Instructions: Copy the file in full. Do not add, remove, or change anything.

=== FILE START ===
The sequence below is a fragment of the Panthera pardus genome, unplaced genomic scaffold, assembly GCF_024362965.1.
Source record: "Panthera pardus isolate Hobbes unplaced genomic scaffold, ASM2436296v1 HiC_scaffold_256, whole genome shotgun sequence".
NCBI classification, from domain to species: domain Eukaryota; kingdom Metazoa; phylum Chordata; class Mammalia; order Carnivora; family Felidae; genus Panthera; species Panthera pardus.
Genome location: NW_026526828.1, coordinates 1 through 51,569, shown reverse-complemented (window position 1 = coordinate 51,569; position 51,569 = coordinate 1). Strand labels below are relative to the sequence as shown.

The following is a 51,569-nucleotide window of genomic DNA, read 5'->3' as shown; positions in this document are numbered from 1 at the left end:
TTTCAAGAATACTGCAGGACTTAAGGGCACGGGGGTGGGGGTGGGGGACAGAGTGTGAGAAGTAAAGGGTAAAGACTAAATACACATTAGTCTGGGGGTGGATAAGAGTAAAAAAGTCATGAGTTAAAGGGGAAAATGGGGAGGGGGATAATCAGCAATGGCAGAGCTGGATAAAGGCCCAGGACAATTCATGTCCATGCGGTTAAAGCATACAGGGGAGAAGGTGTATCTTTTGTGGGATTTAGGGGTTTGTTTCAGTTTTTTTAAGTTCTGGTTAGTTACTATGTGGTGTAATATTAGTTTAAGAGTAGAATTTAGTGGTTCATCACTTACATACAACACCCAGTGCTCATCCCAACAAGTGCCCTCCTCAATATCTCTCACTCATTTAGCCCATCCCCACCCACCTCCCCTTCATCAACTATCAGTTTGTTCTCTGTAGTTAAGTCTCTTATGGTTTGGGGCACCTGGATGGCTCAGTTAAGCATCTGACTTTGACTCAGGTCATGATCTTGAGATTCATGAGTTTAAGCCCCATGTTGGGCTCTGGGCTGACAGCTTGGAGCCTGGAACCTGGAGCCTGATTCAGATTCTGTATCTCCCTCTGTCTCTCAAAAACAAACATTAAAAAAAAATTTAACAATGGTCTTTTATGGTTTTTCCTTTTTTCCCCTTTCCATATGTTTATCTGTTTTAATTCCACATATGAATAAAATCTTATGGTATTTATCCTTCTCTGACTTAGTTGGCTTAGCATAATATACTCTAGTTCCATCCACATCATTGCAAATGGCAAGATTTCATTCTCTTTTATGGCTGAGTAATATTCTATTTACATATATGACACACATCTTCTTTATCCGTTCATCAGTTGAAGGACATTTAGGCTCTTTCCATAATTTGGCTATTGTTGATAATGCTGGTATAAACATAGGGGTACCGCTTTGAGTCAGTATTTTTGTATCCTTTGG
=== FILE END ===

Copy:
The sequence below is a fragment of the Panthera pardus genome, unplaced genomic scaffold, assembly GCF_024362965.1.
Source record: "Panthera pardus isolate Hobbes unplaced genomic scaffold, ASM2436296v1 HiC_scaffold_256, whole genome shotgun sequence".
NCBI classification, from domain to species: domain Eukaryota; kingdom Metazoa; phylum Chordata; class Mammalia; order Carnivora; family Felidae; genus Panthera; species Panthera pardus.
Genome location: NW_026526828.1, coordinates 1 through 51,569, shown reverse-complemented (window position 1 = coordinate 51,569; position 51,569 = coordinate 1). Strand labels below are relative to the sequence as shown.

The following is a 51,569-nucleotide window of genomic DNA, read 5'->3' as shown; positions in this document are numbered from 1 at the left end:
TTTCAAGAATACTGCAGGACTTAAGGGCACGGGGGTGGGGGTGGGGGACAGAGTGTGAGAAGTAAAGGGTAAAGACTAAATACACATTAGTCTGGGGGTGGATAAGAGTAAAAAAGTCATGAGTTAAAGGGGAAAATGGGGAGGGGGATAATCAGCAATGGCAGAGCTGGATAAAGGCCCAGGACAATTCATGTCCATGCGGTTAAAGCATACAGGGGAGAAGGTGTATCTTTTGTGGGATTTAGGGGTTTGTTTCAGTTTTTTTAAGTTCTGGTTAGTTACTATGTGGTGTAATATTAGTTTAAGAGTAGAATTTAGTGGTTCATCACTTACATACAACACCCAGTGCTCATCCCAACAAGTGCCCTCCTCAATATCTCTCACTCATTTAGCCCATCCCCACCCACCTCCCCTTCATCAACTATCAGTTTGTTCTCTGTAGTTAAGTCTCTTATGGTTTGGGGCACCTGGATGGCTCAGTTAAGCATCTGACTTTGACTCAGGTCATGATCTTGAGATTCATGAGTTTAAGCCCCATGTTGGGCTCTGGGCTGACAGCTTGGAGCCTGGAACCTGGAGCCTGATTCAGATTCTGTATCTCCCTCTGTCTCTCAAAAACAAACATTAAAAAAAAATTTAACAATGGTCTTTTATGGTTTTTCCTTTTTTCCCCTTTCCATATGTTTATCTGTTTTAATTCCACATATGAATAAAATCTTATGGTATTTATCCTTCTCTGACTTAGTTGGCTTAGCATAATATACTCTAGTTCCATCCACATCATTGCAAATGGCAAGATTTCATTCTCTTTTATGGCTGAGTAATATTCTATTTACATATATGACACACATCTTCTTTATCCGTTCATCAGTTGAAGGACATTTAGGCTCTTTCCATAATTTGGCTATTGTTGATAATGCTGGTATAAACATAGGGGTACCGCTTTGAGTCAGTATTTTTGTATCCTTTGG